No products in the cart.
Adam Eaton won’t be able to suit up in a White Sox uniform for at least another two months, so there isn’t much left to say about the gap between what the White Sox think they’re getting for $7 million, and what the most pessimistic interpretation of his recent history says he’ll do, given that’s what the White Sox tend to receive from such deals.
But it’s worth hearing from Eaton himself, since his character is part of the backlash. His proclivity for eyewash and earwash irritated a lot of people around the White Sox his first time around, and he wants a chance to prove he’s learned some things:
“From my own standpoint, four years later, 32 years old, World Series champ and I’ve got two little boys … I think everybody matures differently, matures at different stages of their life, and I feel like I’m no different.”
There’s evidence of growth right there, as he cited his age and family without bringing up a mortgage he didn’t have. But Eaton also indirectly presented the idea that he’s a beneficiary of finally seeing a normal way of doing things. He experienced turbulence in his first two organizations, but the Diamondbacks and White Sox both have strange chains of command that will let dysfunction run wild if it takes root.
Eaton didn’t say the White Sox were abnormal or unhealthy, but the things he described with the Nationals suggest a stabler hierarchy.
“We had so many great events with the players, being able to go to everyone’s houses. We had a party probably once every two weeks where families were able to get together and enjoy one another, and that was something that I was kinda new to. Didn’t really have that type of connection where we were able to get on really a personal basis[…]
“There were a number of different things that have really transformed me, to realize that the team is No. 1, the players within the team are definitely right up there with it, and you want to take care of one another, play for one another, and win a championship in the end.”
Eaton also said the Nationals were different than any other team he’d played for when citing their rally from 12 games under .500 to a title, working hard to not attempt to smear his previous experiences:
“As weird as it sounds, I don’t think on any team that I’ve ever been on, 19-31 with the teams in the clubhouse, sometimes they’d be, y’know, very readily to give in — not give in, so to speak, but kinda lose sight, so to speak, on what our goal was. But the guys we had in the clubhouse, again, I cannot celebrate [GM Mike] Rizzo and the organization enough for what they brought. Guys that just fit like puzzle pieces into the clubhouse, the additions we had at the trade deadline. Long story short, through those experiences of ’19, I can kinda see what works and what will be successful.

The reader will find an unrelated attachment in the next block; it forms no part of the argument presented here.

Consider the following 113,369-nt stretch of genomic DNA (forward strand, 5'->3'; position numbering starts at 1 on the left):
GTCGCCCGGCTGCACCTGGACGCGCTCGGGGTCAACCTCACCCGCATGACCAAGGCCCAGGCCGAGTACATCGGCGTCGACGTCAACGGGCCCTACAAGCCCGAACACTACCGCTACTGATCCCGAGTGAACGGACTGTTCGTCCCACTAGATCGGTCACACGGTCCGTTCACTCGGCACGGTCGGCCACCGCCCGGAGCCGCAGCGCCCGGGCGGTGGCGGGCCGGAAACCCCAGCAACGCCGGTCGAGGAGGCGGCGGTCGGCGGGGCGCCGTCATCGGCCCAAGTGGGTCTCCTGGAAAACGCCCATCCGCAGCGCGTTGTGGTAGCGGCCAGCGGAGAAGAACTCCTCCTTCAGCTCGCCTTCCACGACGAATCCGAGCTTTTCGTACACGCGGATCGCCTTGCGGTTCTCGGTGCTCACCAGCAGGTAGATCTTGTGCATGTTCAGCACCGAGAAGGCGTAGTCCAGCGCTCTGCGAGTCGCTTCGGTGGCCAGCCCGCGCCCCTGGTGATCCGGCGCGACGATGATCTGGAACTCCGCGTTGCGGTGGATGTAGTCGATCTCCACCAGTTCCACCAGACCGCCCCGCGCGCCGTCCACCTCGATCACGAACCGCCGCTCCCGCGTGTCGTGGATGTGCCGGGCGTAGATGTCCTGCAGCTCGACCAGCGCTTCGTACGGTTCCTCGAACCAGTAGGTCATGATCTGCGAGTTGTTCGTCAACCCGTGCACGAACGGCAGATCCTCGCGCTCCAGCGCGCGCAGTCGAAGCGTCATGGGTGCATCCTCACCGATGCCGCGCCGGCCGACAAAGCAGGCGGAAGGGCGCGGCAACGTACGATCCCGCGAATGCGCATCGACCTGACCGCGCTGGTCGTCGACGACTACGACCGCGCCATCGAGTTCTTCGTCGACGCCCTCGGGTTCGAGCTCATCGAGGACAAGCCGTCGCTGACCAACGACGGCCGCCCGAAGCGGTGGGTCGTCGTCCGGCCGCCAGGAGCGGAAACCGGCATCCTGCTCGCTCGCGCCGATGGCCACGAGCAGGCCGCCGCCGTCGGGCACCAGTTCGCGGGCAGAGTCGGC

“I don’t think anybody at that juncture would believe that we would go on to win the World Series and beat a really, really good Houston team. Like I said, through camaraderie and love for one another, and pushing all in the same direction of wanting to win every single day, I’d give credit to the older guys. Max Scherzer, Kurt Suzuki, Yan Gomes, [Ryan] Zim[merman], Howie [Kendrick], [Stephen] Strasburg, the list goes on, Anibal Sanchez, Gerardo Parra, we had a lot of guys who had 10-plus years in the league and knew exactly how to get things done.”
Eaton later cited Scherzer and Kendrick for mentoring him, and he hoped he’d be able to provide the same “bedside manner” to younger players. Whether you believe he’s equipped to provide that, it’s nice to see that nobody around the White Sox is pushing this line that hard.
That represents a big shift from previous offseasons. From the first rebuild to the previous winter, front office members or house media would feel compelled to sell the leadership credentials of their additions as much as their talent, sometimes because the White Sox were notably deficient in that regard in the Robin Ventura years, and sometimes because the talent wasn’t all that compelling itself.
I’m pleased to report that it no longer seems necessary. Lance Lynn might be a fiery competitor and somebody who wants the ball, but he’s better known as somebody who deserves to receive the ball, what with consecutive Cy Young finishes on his track record. Similarly, in the press release and Zoom conference, Hahn cited on-field reasons for Eaton’s acquisition — lefty who can hurt righties, on-base abilities, historically decent defense — with the nods to his time in Washington mostly there to suggest that he’s toned down all of that.
Based on their track record, I’ll need to see evidence that Hahn and the White Sox front office can properly identify a rebound candidate by assessing the “underlying skills” beneath a bad year. Still, it’s nice to see baseball reasons return to the fore for baseball acquisitions. Now everybody just needs to hope said baseball acquisition has enough good baseball left in the tank.
(Photo by Randy Litzinger/Icon Sportswire)